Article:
Patrick Penninckx, head of the Council of Europe Information Society Department, took part in an online exchange of views "From pandemic to infodemic: countering disinformation amid COVID19", organised by the Renew Europe group of the European Parliament on 4th of June 2020. Talking in a panel moderated by MEP Nathalie Loiseau, Mr. Penninckx highlighted the impact of disinformation on fundamental rights, freedom of expression and democracy, reviewed the current threats to freedom of expression as worsened by the ongoing COVID-19 pandemic and shared Council of Europe recommendations to tackle these challenges. The panel brought in also Javier Lesaca, expert on disinformation at Columbia University, Jose Miguel Cansado, expert on health related social network disinformation and Rudy Reichstadt, founder of Conspiracy Watch. Věra Jourová, Vice-President of the European Commission for Values and Transparency addressed the audience of the webinar with the key note speech.
With the development of contemporary social technology, we are witnessing a new phenomenon: information pollution on a global scale. Its direct and indirect impacts are difficult to quantify, but long-term implications of dis-information campaigns are most worrying.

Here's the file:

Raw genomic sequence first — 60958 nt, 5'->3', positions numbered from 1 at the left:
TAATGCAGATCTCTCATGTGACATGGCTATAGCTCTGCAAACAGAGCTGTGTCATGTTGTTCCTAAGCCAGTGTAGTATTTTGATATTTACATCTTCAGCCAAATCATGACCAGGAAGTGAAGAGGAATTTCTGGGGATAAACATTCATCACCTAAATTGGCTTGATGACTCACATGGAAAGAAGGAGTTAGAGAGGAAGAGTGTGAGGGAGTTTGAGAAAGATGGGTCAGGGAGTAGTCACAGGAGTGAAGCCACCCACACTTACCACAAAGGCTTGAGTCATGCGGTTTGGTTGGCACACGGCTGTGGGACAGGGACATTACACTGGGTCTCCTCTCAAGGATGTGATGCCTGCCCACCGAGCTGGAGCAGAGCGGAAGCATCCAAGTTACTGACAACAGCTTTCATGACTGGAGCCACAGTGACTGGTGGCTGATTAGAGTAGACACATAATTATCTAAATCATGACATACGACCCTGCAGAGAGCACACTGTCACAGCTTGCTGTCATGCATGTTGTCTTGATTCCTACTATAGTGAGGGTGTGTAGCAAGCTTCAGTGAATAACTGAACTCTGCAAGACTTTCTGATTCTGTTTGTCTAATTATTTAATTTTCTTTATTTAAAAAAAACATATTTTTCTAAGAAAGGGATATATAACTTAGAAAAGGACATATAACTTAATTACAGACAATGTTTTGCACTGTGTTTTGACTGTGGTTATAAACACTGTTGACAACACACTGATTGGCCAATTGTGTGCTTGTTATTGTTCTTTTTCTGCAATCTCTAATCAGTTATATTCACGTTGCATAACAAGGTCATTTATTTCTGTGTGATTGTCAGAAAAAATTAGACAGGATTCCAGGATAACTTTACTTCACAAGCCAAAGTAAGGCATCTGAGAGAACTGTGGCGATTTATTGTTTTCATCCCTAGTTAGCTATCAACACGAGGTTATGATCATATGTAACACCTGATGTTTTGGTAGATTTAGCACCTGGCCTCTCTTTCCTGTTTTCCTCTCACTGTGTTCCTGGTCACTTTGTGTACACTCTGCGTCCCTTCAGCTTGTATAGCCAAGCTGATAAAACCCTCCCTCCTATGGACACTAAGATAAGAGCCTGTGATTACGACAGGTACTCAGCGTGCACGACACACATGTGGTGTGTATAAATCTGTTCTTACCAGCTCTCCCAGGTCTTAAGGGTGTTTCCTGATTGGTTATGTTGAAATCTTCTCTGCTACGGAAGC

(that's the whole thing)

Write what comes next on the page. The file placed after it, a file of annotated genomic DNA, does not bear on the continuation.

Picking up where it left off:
The report on “Information Disorder: Toward an interdisciplinary framework for research and policy making” is an attempt to comprehensively examine information disorder, its related challenges, and to outline ways to address information pollution.
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While the historical impact of rumours and fabricated content has been well documented, efforts to better understand today’s challenge of information pollution on a global scale are only just beginning. Concern about the implications of dis-information campaigns designed specifically to sow mistrust and confusion and to sharpen existing sociocultural divisions using nationalistic, ethnic, racial and religious tensions is growing.
The Council of Europe report on “Information Disorder: Toward an interdisciplinary framework for research and policy making” is an attempt to comprehensively examine information disorder and to outline ways to address it.
The report consciously refrains from using the term ‘fake news’ which is woefully inadequate to effectively capture the complexity of the phenomenon of information pollution, not to mention that it is increasingly becoming politicised.
The report therefore introduces a new conceptual framework for examining information disorder, identifying the three different types: mis-, dis- and mal-information. The differences between these three types of information are described using the dimensions of harm and falseness:
|Mis-information is when false information is shared, but no harm is meant.
|Dis-information is when false information is knowingly shared to cause harm.
|Mal-information is when genuine information is shared to cause harm, often by moving information designed to stay private into the public sphere.